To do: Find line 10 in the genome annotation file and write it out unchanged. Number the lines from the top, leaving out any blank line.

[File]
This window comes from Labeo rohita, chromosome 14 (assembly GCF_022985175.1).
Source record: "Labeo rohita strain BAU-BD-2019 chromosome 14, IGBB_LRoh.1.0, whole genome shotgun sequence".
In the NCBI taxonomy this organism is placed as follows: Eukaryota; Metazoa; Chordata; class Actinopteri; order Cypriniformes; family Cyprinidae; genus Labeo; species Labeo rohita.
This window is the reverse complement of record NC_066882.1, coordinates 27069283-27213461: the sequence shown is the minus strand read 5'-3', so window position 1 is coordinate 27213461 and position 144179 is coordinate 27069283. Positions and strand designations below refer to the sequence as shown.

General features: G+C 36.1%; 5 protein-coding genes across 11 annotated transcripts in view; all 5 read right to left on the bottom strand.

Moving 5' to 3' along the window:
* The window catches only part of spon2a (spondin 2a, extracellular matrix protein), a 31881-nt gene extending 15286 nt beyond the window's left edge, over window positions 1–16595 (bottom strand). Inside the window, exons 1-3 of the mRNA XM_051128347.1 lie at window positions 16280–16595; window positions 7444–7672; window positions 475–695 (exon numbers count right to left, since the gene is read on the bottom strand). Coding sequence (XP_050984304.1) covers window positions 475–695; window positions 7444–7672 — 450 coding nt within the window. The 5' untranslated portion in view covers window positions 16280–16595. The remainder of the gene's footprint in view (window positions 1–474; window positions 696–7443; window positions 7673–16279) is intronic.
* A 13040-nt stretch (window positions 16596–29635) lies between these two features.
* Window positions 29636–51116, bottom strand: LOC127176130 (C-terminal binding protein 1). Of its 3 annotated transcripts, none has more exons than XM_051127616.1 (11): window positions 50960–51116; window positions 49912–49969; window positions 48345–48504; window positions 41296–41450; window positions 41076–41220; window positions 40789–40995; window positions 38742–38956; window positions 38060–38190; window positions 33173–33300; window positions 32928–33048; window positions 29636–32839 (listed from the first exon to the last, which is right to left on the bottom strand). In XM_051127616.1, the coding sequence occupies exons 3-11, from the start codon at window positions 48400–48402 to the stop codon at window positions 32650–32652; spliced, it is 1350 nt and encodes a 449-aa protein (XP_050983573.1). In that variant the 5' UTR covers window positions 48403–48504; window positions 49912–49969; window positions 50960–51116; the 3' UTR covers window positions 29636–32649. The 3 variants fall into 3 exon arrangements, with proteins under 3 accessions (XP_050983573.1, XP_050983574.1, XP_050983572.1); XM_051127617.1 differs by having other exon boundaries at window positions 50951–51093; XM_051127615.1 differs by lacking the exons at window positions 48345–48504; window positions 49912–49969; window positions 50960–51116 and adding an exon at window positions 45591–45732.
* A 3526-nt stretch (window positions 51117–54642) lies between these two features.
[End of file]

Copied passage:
* A 3526-nt stretch (window positions 51117–54642) lies between these two features.